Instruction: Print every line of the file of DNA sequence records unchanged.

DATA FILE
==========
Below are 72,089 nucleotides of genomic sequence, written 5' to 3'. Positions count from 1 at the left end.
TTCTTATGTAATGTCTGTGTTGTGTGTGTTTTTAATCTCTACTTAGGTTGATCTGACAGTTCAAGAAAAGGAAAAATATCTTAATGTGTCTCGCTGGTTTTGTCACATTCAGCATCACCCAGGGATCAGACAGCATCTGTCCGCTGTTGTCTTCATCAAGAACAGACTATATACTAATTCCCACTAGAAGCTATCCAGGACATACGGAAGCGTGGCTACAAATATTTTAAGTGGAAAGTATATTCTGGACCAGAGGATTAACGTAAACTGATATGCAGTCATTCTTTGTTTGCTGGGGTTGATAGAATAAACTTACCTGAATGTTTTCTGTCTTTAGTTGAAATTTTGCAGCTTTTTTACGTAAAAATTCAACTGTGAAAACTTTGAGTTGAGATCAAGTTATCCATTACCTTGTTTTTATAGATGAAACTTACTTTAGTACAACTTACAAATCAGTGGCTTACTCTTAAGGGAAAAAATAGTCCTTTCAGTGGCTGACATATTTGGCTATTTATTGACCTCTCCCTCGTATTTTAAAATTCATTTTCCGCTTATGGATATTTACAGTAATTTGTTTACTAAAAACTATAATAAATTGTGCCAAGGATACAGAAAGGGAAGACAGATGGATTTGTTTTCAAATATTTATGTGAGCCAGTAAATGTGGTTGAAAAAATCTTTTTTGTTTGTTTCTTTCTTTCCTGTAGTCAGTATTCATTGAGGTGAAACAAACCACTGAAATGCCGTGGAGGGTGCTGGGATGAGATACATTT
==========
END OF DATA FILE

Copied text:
Below are 72,089 nucleotides of genomic sequence, written 5' to 3'. Positions count from 1 at the left end.
TTCTTATGTAATGTCTGTGTTGTGTGTGTTTTTAATCTCTACTTAGGTTGATCTGACAGTTCAAGAAAAGGAAAAATATCTTAATGTGTCTCGCTGGTTTTGTCACATTCAGCATCACCCAGGGATCAGACAGCATCTGTCCGCTGTTGTCTTCATCAAGAACAGACTATATACTAATTCCCACTAGAAGCTATCCAGGACATACGGAAGCGTGGCTACAAATATTTTAAGTGGAAAGTATATTCTGGACCAGAGGATTAACGTAAACTGATATGCAGTCATTCTTTGTTTGCTGGGGTTGATAGAATAAACTTACCTGAATGTTTTCTGTCTTTAGTTGAAATTTTGCAGCTTTTTTACGTAAAAATTCAACTGTGAAAACTTTGAGTTGAGATCAAGTTATCCATTACCTTGTTTTTATAGATGAAACTTACTTTAGTACAACTTACAAATCAGTGGCTTACTCTTAAGGGAAAAAATAGTCCTTTCAGTGGCTGACATATTTGGCTATTTATTGACCTCTCCCTCGTATTTTAAAATTCATTTTCCGCTTATGGATATTTACAGTAATTTGTTTACTAAAAACTATAATAAATTGTGCCAAGGATACAGAAAGGGAAGACAGATGGATTTGTTTTCAAATATTTATGTGAGCCAGTAAATGTGGTTGAAAAAATCTTTTTTGTTTGTTTCTTTCTTTCCTGTAGTCAGTATTCATTGAGGTGAAACAAACCACTGAAATGCCGTGGAGGGTGCTGGGATGAGATACATTT